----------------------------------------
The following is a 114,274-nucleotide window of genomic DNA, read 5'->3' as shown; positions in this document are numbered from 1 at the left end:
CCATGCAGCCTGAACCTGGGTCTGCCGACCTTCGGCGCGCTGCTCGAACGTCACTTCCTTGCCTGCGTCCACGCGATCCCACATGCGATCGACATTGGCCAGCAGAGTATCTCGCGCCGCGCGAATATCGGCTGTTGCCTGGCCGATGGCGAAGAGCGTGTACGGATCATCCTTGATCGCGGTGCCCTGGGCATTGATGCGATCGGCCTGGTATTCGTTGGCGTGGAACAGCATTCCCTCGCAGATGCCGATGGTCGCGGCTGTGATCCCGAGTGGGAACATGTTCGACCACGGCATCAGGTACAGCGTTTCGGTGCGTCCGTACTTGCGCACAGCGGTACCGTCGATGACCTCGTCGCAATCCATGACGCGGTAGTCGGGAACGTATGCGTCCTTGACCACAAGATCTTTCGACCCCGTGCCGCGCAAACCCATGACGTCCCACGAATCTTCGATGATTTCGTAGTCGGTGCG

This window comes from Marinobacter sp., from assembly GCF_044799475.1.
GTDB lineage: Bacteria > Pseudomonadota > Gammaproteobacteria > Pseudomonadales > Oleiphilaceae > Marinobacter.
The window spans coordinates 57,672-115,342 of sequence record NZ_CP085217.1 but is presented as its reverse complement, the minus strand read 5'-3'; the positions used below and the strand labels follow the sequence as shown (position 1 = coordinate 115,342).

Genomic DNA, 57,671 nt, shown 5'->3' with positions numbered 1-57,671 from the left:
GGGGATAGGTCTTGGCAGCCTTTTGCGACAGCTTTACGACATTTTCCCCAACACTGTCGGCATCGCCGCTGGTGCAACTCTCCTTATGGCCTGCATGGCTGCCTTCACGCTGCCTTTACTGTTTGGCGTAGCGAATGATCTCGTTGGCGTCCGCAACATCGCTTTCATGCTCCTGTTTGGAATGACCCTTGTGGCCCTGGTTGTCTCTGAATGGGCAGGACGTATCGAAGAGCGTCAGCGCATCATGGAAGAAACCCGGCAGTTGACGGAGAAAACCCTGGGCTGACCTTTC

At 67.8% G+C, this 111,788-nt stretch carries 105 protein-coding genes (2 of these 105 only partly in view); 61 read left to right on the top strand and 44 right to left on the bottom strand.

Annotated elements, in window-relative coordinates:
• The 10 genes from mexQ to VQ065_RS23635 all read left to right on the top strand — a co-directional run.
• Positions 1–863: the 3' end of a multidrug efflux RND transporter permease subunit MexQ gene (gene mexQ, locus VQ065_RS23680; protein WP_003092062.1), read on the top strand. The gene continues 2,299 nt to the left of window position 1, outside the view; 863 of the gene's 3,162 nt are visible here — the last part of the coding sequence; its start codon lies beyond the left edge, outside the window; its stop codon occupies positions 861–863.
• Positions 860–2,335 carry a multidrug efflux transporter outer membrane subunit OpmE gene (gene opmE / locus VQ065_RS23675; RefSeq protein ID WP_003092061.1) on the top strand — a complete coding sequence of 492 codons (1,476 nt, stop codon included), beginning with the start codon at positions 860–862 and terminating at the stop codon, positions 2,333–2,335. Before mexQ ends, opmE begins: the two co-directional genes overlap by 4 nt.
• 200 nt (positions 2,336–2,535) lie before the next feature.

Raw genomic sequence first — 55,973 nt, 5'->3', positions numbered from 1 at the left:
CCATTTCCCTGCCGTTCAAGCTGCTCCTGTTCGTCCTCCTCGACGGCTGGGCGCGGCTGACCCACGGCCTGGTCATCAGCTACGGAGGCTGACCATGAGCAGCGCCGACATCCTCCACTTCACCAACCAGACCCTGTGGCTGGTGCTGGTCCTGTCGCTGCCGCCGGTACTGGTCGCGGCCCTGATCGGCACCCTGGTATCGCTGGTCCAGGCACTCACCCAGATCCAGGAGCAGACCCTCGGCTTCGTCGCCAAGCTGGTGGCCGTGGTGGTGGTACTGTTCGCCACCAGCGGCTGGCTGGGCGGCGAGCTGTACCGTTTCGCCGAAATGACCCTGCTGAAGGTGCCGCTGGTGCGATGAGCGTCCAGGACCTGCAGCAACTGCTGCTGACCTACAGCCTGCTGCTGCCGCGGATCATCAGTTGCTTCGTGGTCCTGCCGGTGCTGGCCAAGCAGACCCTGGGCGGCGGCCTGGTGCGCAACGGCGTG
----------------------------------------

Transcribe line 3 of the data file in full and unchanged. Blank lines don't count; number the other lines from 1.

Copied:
This window comes from Marinobacter sp., from assembly GCF_044799475.1.